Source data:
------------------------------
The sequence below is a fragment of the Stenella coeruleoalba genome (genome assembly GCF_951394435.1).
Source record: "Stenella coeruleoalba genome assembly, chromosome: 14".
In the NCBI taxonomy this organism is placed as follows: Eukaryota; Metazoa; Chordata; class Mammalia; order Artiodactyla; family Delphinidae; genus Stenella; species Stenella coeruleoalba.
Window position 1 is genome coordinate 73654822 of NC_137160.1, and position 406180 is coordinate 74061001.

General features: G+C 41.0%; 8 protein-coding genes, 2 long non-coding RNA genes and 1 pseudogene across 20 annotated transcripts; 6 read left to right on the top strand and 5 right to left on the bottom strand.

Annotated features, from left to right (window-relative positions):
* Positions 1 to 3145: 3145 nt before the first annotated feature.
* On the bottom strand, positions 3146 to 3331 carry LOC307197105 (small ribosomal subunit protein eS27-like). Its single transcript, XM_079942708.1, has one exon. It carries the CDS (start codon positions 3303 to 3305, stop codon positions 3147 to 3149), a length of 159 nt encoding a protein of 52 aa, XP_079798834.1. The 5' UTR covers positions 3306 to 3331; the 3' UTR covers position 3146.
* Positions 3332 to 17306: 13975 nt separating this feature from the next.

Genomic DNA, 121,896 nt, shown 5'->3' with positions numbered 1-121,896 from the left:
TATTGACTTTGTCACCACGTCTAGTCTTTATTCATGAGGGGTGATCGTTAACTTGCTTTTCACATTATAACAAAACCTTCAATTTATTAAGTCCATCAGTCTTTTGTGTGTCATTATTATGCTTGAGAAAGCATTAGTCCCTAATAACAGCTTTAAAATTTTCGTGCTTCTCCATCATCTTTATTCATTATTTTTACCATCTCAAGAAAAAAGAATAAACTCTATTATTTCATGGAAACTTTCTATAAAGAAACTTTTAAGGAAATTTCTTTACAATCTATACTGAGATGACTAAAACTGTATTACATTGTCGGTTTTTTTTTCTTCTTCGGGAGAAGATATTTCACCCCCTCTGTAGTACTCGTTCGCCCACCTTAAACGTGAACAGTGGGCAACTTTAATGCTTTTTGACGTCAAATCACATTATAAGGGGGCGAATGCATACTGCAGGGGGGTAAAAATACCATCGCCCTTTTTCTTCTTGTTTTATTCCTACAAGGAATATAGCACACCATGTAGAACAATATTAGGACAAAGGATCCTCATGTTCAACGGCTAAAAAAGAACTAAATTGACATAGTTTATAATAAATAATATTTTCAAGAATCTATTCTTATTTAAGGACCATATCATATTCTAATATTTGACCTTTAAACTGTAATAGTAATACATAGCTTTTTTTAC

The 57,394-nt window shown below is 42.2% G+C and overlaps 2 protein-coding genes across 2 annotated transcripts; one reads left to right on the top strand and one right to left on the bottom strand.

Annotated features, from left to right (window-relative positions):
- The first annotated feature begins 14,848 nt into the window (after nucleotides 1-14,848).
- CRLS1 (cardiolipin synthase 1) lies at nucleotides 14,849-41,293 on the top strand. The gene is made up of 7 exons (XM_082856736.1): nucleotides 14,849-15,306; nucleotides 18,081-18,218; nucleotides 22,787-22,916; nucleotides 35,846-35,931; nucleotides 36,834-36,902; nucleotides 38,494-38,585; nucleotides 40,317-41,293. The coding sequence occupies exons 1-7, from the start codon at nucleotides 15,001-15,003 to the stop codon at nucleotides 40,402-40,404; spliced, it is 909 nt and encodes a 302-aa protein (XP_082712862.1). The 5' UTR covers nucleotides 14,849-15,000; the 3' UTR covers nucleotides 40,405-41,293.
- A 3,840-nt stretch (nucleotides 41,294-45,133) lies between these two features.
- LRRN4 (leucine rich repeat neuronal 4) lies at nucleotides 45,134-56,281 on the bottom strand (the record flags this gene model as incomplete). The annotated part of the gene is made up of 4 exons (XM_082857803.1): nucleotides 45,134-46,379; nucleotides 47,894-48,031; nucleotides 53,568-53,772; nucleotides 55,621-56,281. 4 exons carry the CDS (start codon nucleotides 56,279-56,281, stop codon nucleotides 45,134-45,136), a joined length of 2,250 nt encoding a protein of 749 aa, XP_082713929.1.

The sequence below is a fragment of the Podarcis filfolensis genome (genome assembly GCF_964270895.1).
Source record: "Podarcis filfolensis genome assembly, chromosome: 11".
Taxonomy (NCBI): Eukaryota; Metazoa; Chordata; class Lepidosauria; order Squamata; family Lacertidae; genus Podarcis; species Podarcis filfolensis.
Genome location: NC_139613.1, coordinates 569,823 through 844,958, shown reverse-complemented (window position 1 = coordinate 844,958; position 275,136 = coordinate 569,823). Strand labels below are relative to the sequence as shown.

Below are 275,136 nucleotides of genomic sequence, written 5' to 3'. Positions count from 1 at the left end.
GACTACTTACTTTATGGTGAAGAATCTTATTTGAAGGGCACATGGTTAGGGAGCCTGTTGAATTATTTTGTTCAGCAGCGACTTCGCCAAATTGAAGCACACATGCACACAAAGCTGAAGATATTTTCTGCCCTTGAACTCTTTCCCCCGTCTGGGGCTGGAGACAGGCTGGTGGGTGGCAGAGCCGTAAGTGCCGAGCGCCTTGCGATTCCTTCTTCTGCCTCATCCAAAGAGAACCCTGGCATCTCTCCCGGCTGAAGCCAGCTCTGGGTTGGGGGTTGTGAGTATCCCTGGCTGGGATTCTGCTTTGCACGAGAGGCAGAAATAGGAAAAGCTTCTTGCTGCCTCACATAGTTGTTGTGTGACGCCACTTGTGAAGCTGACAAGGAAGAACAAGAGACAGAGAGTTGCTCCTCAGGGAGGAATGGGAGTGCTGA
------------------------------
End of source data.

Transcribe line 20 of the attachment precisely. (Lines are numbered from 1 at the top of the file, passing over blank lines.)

Taxonomy (NCBI): Eukaryota; Metazoa; Chordata; class Lepidosauria; order Squamata; family Lacertidae; genus Podarcis; species Podarcis filfolensis.